FRIEND AL: Coming out of Amarillo last night I and Lord and Weaver wassitting at a table in the dining car with a old lady. None of us weretalking to her but she looked me over pretty careful and seemed tokind of like my looks. Finally she says Are you boys with some footballclub? Lord nor Weaver didn't say nothing so I thought it was up to meand I says No mam this is the Chicago White Sox Ball Club. She saysI knew you were athaletes. I says Yes I guess you could spot us forathaletes. She says Yes indeed and specially you. You certainly lookhealthy. I says You ought to see me stripped. I didn't see nothingfunny about that but I thought Lord and Weaver would die laughing. Lordhad to get up and leave the table and he told everybody what I said.
All the boys wanted me to play poker on the way here but I told them Ididn't feel good. I know enough to quit when I am ahead Al. Callahanand I sat down to breakfast all alone this morning. He says Boy whydon't you get to work? I says What do you mean? Ain't I working? Hesays You ain't improving none. You have got the stuff to make a goodpitcher but you don't go after bunts and you don't cover first base andyou don't watch the baserunners. He made me kind of sore talking thatway and I says Oh I guess I can get along all right.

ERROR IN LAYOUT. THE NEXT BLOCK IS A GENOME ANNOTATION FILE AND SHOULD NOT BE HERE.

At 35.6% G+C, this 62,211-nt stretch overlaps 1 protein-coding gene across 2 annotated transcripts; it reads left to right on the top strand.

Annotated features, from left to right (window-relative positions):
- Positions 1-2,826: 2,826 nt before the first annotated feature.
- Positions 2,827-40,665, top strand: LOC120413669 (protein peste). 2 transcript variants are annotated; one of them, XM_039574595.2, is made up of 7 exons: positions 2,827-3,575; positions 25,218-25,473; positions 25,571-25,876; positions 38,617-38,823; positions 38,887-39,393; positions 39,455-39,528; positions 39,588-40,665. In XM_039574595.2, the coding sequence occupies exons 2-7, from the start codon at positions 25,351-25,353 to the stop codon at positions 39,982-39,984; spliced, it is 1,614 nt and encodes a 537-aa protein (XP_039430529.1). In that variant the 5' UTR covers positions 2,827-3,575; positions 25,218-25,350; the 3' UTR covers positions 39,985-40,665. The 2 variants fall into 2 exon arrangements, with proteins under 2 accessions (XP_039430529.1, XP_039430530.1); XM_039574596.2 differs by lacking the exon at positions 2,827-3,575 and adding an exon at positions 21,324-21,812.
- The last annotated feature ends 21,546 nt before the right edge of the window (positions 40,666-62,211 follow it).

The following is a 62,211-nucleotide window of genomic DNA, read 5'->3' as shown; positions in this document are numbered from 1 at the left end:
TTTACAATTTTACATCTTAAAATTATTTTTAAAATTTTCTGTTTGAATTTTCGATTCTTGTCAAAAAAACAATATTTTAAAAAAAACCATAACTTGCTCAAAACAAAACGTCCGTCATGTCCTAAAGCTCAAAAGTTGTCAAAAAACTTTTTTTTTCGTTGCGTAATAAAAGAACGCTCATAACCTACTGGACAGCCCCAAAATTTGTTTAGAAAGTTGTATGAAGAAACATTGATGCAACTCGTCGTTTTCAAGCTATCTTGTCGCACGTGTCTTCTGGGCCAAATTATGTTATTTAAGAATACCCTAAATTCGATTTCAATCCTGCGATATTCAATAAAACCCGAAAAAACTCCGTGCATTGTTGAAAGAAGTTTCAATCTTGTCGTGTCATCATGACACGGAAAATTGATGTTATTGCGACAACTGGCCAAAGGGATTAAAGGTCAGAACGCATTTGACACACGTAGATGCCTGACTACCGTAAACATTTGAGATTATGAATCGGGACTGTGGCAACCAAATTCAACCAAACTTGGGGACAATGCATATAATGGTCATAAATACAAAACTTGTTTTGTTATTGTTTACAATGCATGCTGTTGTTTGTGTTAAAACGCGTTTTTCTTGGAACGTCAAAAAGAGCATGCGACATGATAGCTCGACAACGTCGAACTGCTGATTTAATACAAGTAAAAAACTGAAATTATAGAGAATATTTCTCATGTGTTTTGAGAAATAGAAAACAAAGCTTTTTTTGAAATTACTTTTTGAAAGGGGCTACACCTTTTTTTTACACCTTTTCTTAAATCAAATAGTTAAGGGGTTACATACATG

He says Well I am going to put it up to you. I am going to startyou over in St. Joe day after to-morrow and I want you to show mesomething. I want you to cut loose with all you've got and I want youto get round the infield a little and show them you aren't tied in thatbox. I says
Oh I can field my position if I want to. He says Well youbetter want to or I will have to ship you back to the sticks. Then hegot up and left. He didn't scare me none Al. They won't ship me to nosticks after the way I showed on this trip and even if they did theycouldn't get no waivers on me.
Some of the boys have begun to call me Four Sevens but it don't botherme none.
Yours truly, JACK.
_St. Joe, Missouri, April 7._
FRIEND AL: It rained yesterday so I worked to-day instead and St. Joedone well to get three hits. They couldn't of scored if we had playedall week. I give a couple of passes but I catched a guy flatfooted offof first base and I come up with a couple of bunts and throwed guysout. When the game was over Callahan says That's the way I like to seeyou work. You looked better to-day than you looked on the whole trip.Just once you wound up with a man on but otherwise you was all O.K. SoI guess my job is cinched Al and I won't have to go to New York orSt. Louis. I would rather be in Chi anyway because it is near home. Iwouldn't care though if they traded me to Detroit. I hear from Violetright along and she says she can't hardly wait till I come to Detroit.She says she is strong for the Tigers but she will pull for me when Iwork against them. She is nuts over me and I guess she has saw lots ofguys to.